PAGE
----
Halokinetic stratigraphy refers to sedimentary deposits affected by the growth or retreat of salt-cored topography. Deep-water sediment gravity flows can be influenced by seafloor topography associated with salt structures, and the interaction between the two ultimately controls the depositional architecture of their successive deposits. Where these deposits onlap salt diapirs they can form reservoirs with combined structural-stratigraphic traps. Typical-ly, these halokinetic sequences are poorly-imaged in seismic data due to steep dips, salt over-hangs and near-diapir deformation. In addition, they are not well represented in outcrop, largely due to dissolution of the associated halites. Therefore, the facies and architecture of these halokinetically-influenced deep-water successions are challenging to investigate, but are antici-pated to differ from those in unconfined basins, or those where topography is generated by non-halokinetic processes. This study aims to understand how and why halokinetically-influenced deep-water systems dif-fer from those in unconfined settings, using a multi-scalar and multi-method approach. Out-crop data from the Cretaceous Basque-Cantabrian Basin are compared with subsurface data from the Paleocene North Sea Central Graben. The results of these studies are compared to two-dimensional Discrete Element Models of different sedimentation patterns influenced by salt growth. Key insights derived from this approach include: 1) salt-related, active topography, and the de-gree of confinement are shown to be important modifiers of depositional systems, affecting the degree of flow confinement which results in predictable facies variability and remobilisation of deposits; 2) facies analysis reveals that channels and lobes are influenced (re-routed and con-fined) by salt growth at a range of scales, from centimetre-scale sedimentological characteristics identified in core and outcrop, to kilometre-scale geomorphological attributes visible in seis-mic; 3) axially-derived deep-water depositional systems are heavily modified by laterally im-pinging mass transport deposits formed in response to salt-controlled topographic growth of the sea bed; 4) recognition criteria for deep-water halokinetically-influenced settings include: mul-tiple directions of ripple lamination, injectites, fluidisation structures, presence of hybrid beds, range of MTD types, stratigraphic thickness variations, onlap of deposits against halokinetical-ly-deformed substrate, and abrupt juxtaposition of deep-water depositional facies and MTDs; 5) modelled thinning rates are up to six times greater within 350 metres of a salt diapir, com-pared to further afield, and typically decrease upwards (with time) and laterally (with distance) from the diapir; and 6) in both subsurface and modelled scenarios, stratigraphy deposited be-tween closely-spaced diapirs (3 km), a flat, plateau-like zone is developed between the deformation zones, where halokinetic-modulation is reduced. Salt basins are complex, due to: the presence and variability of the top and base salt; early diapiric stratigraphy; non-piercing diapirs; and salt-related faults, therefore, even these â€˜minimal modulationâ€™ zones are unlikely to contain stratigraphy which is completely undeformed by halokinesis. The integration of these diverse techniques allows for the spatial and temporal distribution of deep-water facies and architectures in salt-influenced basins to be recognised. These character-istics are compared to their halokinetically-influenced counterparts from different depositional environments, and unconfined, or non-halokinetic topographically-confined deep-water basins. In most deep-water successions the dominant controls are allocyclic (external), but these suc-cessions are heavily influenced by halokinesis (salt growth) which drives autocyclic (internal) modulation of the primary depositional signal. Supplementing subsurface data with modelled stratal architectures and global outcrop observations from exhumed halokinetically-influenced settings aids the prediction of sedimentary unit thickness, facies, architectures, deformation, halokinetic alteration and thinning rates. This combined approach can be used to test interpre-tations arising from incomplete or low-resolution subsurface and outcrop data when building geological models. When applied to petroleum exploration and development, geothermal ener-gy extraction, and to carbon and hydrogen storage industries in salt basins globally, this ap-proach enables better prediction of trap geometry, and reservoir quality and distribution.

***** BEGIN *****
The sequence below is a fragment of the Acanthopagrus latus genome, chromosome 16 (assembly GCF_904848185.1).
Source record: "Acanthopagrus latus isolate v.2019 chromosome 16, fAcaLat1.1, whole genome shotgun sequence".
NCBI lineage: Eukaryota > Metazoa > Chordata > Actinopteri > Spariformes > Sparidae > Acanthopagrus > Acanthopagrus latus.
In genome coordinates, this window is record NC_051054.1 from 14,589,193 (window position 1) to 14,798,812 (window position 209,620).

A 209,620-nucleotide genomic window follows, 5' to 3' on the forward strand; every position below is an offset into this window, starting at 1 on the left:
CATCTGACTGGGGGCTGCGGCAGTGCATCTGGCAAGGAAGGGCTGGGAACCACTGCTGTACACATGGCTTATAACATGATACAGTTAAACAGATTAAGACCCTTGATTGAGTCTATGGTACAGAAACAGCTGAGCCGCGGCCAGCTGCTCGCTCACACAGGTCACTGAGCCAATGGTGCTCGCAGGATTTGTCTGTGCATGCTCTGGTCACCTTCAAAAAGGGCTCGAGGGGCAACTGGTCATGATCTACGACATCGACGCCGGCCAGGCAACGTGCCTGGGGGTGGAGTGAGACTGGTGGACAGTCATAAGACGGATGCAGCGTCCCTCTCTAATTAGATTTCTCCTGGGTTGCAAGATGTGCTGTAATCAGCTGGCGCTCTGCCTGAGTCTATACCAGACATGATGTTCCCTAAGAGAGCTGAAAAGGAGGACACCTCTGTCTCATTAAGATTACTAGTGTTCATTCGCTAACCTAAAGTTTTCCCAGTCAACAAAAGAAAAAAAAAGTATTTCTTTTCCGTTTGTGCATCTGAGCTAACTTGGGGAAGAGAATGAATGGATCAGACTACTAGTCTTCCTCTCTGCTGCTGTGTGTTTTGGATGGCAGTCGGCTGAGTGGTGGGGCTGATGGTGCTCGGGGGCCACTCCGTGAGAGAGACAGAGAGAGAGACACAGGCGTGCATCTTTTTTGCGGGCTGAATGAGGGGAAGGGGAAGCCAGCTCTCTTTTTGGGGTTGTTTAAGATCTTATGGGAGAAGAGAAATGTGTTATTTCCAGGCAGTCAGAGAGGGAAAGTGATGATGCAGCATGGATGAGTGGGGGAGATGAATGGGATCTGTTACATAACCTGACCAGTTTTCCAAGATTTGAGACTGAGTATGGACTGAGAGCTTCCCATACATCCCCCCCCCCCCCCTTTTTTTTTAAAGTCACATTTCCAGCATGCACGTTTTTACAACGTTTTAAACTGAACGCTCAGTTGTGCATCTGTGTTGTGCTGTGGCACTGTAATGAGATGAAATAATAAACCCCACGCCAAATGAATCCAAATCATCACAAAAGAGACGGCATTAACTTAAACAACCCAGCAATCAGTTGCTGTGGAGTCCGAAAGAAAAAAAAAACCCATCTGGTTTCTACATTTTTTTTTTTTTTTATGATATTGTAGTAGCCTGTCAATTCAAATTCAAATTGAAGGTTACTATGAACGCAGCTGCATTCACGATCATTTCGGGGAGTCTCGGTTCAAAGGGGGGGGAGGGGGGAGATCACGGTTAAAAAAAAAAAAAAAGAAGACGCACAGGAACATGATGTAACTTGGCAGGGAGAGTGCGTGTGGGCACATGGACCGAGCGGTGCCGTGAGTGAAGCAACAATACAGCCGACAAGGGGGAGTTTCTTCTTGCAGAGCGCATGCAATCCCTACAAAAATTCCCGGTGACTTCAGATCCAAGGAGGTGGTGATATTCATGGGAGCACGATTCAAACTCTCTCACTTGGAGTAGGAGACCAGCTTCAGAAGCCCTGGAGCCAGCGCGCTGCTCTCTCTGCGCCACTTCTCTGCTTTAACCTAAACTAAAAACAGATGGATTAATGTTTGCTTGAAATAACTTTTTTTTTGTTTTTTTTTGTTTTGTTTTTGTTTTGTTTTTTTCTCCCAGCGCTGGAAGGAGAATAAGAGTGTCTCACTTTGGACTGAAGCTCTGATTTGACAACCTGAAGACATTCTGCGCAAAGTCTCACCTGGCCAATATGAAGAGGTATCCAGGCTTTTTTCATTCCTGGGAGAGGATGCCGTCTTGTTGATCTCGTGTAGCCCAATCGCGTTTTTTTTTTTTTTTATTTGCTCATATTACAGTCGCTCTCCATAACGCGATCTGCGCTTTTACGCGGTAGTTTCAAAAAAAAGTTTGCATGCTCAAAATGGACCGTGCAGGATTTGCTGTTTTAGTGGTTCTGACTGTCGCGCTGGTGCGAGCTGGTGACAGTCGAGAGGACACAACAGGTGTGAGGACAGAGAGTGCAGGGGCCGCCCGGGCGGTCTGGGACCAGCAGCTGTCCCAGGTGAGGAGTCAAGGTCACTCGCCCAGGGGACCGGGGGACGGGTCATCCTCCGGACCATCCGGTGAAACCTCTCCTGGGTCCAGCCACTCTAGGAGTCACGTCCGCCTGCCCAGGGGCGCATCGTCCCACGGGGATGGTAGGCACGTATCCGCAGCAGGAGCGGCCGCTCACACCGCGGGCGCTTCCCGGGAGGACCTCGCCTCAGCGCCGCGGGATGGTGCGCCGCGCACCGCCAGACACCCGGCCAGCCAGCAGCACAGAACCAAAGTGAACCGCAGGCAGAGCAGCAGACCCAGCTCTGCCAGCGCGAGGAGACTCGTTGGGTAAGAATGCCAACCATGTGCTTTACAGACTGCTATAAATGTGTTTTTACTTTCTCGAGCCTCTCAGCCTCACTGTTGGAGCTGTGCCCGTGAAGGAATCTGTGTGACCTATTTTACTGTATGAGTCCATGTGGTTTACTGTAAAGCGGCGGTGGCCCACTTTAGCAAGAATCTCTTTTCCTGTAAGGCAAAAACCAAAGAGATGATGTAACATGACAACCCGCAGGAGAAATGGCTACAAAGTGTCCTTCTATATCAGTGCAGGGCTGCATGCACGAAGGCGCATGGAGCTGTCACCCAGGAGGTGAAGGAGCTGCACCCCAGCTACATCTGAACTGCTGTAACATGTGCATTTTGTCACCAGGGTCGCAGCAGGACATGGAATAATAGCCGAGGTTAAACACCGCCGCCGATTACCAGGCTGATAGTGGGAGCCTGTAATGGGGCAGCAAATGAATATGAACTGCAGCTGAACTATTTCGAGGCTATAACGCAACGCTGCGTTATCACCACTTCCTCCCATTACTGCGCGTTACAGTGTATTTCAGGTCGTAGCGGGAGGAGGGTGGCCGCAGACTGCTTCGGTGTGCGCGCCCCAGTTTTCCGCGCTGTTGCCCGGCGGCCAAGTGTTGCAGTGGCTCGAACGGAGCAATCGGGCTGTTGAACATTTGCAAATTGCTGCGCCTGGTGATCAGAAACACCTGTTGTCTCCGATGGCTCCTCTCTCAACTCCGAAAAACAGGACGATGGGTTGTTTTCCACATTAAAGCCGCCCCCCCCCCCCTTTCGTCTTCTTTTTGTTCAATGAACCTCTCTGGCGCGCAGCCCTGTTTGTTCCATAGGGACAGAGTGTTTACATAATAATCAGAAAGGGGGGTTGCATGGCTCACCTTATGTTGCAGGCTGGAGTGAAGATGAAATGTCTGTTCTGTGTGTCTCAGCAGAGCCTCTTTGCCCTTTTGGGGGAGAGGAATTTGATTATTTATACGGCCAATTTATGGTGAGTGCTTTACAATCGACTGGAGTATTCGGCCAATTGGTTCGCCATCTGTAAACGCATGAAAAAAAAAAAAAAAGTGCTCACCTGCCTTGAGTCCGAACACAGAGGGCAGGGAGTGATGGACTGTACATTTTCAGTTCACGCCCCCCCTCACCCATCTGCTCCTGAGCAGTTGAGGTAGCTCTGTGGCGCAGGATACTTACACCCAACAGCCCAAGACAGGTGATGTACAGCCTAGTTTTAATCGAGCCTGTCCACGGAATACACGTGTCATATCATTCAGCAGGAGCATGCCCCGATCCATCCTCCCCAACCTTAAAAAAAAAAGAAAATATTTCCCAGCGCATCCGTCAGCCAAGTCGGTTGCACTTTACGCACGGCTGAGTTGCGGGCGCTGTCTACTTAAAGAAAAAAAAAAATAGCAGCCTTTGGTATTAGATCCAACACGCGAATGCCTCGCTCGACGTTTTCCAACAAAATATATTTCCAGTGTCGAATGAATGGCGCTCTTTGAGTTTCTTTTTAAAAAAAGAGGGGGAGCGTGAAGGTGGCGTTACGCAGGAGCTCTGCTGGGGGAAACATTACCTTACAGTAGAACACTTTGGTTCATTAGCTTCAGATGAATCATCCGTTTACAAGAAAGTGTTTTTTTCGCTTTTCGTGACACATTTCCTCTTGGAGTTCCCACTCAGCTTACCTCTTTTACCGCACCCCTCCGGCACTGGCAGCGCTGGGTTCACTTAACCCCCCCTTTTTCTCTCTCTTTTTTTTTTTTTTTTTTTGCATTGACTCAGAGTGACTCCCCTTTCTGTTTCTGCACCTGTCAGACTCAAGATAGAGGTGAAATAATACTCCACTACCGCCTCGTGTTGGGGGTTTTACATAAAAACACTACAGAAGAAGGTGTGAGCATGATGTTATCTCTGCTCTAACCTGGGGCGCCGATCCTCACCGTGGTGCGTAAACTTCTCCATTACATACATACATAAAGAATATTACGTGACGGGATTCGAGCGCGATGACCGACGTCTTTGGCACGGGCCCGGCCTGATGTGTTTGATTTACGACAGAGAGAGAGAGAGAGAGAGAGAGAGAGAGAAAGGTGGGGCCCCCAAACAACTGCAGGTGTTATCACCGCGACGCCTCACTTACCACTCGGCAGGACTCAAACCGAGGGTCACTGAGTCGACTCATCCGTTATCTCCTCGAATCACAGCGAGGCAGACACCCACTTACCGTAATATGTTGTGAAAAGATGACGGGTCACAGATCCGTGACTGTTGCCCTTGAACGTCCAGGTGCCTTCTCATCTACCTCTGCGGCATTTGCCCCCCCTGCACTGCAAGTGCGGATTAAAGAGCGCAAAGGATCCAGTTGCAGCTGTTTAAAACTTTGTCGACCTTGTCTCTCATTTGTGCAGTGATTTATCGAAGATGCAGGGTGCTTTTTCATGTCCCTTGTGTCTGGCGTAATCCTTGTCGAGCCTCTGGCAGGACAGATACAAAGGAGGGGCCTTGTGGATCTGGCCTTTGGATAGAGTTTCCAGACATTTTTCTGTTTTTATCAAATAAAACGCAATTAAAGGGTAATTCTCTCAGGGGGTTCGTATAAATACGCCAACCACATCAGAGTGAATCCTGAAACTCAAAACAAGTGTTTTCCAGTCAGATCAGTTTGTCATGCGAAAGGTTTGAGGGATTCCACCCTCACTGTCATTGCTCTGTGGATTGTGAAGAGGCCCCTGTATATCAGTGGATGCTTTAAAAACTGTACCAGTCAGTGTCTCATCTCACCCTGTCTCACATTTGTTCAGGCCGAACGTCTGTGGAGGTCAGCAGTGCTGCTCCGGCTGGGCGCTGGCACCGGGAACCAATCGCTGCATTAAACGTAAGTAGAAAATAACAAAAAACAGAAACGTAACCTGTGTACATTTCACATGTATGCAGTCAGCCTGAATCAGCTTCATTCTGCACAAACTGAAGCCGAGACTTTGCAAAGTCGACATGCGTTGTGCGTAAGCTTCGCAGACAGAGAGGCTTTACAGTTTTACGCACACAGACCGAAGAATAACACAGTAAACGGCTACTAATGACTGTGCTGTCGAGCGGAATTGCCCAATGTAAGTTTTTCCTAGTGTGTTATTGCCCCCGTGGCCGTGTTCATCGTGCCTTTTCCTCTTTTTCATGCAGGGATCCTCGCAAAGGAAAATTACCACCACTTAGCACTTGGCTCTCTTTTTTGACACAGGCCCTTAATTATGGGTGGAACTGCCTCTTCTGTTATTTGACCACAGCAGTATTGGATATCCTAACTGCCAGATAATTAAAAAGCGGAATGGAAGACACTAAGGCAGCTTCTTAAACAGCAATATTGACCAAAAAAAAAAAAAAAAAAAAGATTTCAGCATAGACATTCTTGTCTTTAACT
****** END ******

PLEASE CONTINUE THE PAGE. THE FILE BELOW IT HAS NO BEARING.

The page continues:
|Date of Award||1 Aug 2022|
- The University of Manchester
|Supervisor||Mads Huuse (Supervisor)|
- salt tectonics
Discerning halokinetic from autocyclic sequences in deep-water sedimentary systems
Cumberpatch, Z. (Author). 1 Aug 2022
Student thesis: Phd